Is there a numpy method which is equivalent to the builtin pop
for python lists?
Popping obviously doesn't work on numpy arrays, and I want to avoid a list conversion.
Is there a numpy method which is equivalent to the builtin pop
for python lists?
Popping obviously doesn't work on numpy arrays, and I want to avoid a list conversion.
There is no pop
method for NumPy arrays, but you could just use basic slicing (which would be efficient since it returns a view, not a copy):
In [104]: y = np.arange(5); y
Out[105]: array([0, 1, 2, 3, 4])
In [106]: last, y = y[-1], y[:-1]
In [107]: last, y
Out[107]: (4, array([0, 1, 2, 3]))
If there were a pop
method it would return the last
value in y
and modify y
.
Above,
last, y = y[-1], y[:-1]
assigns the last value to the variable last
and modifies y
.
Here is one example using numpy.delete()
:
import numpy as np
arr = np.array([[1,2,3,4], [5,6,7,8], [9,10,11,12]])
print(arr)
# array([[ 1, 2, 3, 4],
# [ 5, 6, 7, 8],
# [ 9, 10, 11, 12]])
arr = np.delete(arr, 1, 0)
print(arr)
# array([[ 1, 2, 3, 4],
# [ 9, 10, 11, 12]])
Pop doesn't exist for NumPy arrays, but you can use NumPy indexing in combination with array restructuring, for example hstack/vstack or numpy.delete(), to emulate popping.
Here are some example functions I can think of (which apparently don't work when the index is -1, but you can fix this with a simple conditional):
def poprow(my_array,pr):
""" row popping in numpy arrays
Input: my_array - NumPy array, pr: row index to pop out
Output: [new_array,popped_row] """
i = pr
pop = my_array[i]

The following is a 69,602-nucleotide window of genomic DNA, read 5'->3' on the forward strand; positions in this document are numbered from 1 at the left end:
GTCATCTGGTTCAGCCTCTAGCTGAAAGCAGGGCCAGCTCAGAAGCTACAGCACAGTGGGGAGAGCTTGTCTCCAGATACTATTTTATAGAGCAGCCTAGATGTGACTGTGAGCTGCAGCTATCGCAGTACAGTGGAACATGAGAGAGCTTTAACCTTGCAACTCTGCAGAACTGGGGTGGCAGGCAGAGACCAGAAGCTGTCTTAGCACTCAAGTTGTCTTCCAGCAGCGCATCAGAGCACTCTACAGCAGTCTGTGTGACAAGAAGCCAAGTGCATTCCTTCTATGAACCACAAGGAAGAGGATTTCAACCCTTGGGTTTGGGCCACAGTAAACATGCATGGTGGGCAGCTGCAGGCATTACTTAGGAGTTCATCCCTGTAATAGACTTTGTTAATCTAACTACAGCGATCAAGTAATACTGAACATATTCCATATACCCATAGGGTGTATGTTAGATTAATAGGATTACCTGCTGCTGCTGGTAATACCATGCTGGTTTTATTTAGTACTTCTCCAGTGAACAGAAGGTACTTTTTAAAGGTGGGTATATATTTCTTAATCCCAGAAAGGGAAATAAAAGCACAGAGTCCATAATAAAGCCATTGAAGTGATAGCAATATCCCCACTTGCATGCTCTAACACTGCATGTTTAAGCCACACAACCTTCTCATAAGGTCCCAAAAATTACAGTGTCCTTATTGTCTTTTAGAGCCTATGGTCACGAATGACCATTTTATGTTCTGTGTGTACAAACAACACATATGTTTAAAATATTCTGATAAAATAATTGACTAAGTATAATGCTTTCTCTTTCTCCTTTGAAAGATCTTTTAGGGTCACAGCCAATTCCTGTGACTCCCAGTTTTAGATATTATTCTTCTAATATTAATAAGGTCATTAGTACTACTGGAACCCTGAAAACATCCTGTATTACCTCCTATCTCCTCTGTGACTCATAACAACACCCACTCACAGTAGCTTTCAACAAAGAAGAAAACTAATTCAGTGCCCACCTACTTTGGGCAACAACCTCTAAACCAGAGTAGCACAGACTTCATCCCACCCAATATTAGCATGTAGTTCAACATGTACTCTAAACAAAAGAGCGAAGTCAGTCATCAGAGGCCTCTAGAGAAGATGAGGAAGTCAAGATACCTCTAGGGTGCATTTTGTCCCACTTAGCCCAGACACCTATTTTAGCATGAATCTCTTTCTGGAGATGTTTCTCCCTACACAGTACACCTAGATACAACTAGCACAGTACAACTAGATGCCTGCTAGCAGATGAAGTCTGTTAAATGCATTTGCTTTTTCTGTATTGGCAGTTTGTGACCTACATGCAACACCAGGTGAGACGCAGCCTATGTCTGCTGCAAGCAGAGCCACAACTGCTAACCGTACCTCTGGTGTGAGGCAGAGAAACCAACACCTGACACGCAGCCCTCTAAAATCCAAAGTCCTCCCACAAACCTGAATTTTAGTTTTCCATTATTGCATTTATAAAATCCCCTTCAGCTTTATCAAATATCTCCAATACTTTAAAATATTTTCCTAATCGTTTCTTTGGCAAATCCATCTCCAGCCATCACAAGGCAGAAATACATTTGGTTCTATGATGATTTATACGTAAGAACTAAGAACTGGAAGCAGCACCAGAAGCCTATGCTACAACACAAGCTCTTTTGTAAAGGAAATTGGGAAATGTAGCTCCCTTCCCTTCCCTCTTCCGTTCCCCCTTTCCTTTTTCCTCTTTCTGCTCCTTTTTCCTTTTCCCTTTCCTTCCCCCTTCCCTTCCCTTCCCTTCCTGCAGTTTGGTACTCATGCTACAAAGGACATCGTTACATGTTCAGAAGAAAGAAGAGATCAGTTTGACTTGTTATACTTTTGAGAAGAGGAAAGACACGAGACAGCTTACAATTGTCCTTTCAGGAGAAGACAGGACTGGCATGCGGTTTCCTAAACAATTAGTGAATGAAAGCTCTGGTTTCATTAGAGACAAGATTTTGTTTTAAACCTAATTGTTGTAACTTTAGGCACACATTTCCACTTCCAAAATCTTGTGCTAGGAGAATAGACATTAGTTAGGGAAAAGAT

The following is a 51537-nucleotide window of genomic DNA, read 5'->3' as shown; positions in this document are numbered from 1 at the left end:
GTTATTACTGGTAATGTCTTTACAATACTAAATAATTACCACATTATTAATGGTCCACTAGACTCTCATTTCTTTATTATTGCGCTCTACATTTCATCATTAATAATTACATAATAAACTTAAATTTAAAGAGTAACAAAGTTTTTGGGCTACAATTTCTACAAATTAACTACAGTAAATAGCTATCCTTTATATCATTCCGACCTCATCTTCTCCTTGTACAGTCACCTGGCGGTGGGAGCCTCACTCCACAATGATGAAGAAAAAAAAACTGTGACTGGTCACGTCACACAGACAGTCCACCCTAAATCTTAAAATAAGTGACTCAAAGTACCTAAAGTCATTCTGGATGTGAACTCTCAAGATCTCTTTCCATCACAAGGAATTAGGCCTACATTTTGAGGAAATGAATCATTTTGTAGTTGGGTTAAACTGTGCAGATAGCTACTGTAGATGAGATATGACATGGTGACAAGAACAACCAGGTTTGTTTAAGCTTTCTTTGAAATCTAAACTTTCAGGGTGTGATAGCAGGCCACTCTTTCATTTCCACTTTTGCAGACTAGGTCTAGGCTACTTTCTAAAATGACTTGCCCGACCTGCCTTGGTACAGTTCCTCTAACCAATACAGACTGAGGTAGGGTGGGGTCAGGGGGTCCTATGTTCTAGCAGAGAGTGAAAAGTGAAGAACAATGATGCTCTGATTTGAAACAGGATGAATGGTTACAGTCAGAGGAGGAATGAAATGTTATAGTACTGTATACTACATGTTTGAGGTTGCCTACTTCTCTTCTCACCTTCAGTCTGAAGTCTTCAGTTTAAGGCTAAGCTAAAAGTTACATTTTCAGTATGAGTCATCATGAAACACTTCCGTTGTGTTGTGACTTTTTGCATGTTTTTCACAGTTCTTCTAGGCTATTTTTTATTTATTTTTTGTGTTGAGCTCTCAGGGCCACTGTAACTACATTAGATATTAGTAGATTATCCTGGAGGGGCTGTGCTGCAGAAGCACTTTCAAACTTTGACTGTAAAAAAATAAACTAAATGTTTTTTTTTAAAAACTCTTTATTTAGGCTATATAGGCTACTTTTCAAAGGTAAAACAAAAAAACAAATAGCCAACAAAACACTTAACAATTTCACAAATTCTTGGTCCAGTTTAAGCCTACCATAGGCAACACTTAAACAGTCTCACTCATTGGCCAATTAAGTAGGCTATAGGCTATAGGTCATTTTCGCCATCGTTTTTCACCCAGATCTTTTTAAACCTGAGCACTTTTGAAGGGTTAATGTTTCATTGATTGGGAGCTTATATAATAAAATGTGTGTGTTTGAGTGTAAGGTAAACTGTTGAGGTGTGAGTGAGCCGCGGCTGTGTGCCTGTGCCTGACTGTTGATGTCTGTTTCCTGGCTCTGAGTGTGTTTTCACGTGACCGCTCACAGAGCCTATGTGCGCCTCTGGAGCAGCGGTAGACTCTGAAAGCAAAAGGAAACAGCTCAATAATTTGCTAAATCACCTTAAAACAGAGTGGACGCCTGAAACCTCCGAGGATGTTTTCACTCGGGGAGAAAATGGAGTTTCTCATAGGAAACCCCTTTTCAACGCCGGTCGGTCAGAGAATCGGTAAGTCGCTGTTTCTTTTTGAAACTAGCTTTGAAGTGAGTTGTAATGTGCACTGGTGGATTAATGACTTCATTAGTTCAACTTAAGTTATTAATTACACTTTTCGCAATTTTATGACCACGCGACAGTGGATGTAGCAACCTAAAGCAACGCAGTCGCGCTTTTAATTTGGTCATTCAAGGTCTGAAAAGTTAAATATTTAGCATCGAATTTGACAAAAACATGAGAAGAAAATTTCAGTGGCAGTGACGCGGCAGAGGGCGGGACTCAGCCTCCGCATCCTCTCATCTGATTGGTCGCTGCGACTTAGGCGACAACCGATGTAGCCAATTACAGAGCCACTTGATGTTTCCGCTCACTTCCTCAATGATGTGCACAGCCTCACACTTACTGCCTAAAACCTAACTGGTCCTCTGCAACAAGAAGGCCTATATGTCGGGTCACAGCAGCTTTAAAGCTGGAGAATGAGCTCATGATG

new_array = np.vstack((my_array[:i],my_array[i+1:]))
return [new_array,pop]
def popcol(my_array,pc):
""" column popping in numpy arrays
Input: my_array: NumPy array, pc: column index to pop out
Output: [new_array,popped_col] """
i = pc
pop = my_array[:,i]
new_array = np.hstack((my_array[:,:i],my_array[:,i+1:]))
return [new_array,pop]
This returns the array without the popped row/column, as well as the popped row/column separately:
>>> A = np.array([[1,2,3],[4,5,6]])
>>> [A,poparow] = poprow(A,0)
>>> poparow
array([1, 2, 3])
>>> A = np.array([[1,2,3],[4,5,6]])
>>> [A,popacol] = popcol(A,2)
>>> popacol
array([3, 6])
There isn't any pop()
method for numpy arrays unlike List, Here're some alternatives you can try out-
>>> x = np.array([1,2,3,4,5])
>>> x = x[:-1]; x
>>> [1,2,3,4]
delete()
Syntax - np.delete(arr, obj, axis=None)
arr
: Input array
obj
: Row or column number to delete
axis
: Axis to delete
>>> x = np.array([1,2,3,4,5])
>>> x = x = np.delete(x, len(x)-1, 0)
>>> [1,2,3,4]
The most 'elegant' solution for retrieving and removing a random item in Numpy is this:
import numpy as np
import random
arr = np.array([1, 3, 5, 2, 8, 7])
element = random.choice(arr)
elementIndex = np.where(arr == element)[0][0]
arr = np.delete(arr, elementIndex)
For curious coders:
The np.where() method returns two lists. The first returns the row indexes of the matching elements and the second the column indexes. This is useful when searching for elements in a 2d array. In our case, the first element of the first returned list is interesting.
The important thing is that it takes one from the original array and deletes it. If you don't m ind the superficial implementation of a single method to complete the process, the following code will do what you want.
import numpy as np
a = np.arange(0, 3)
i = 0
selected, others = a[i], np.delete(a, i)
print(selected)
print(others)
# result:
# 0
# [1 2]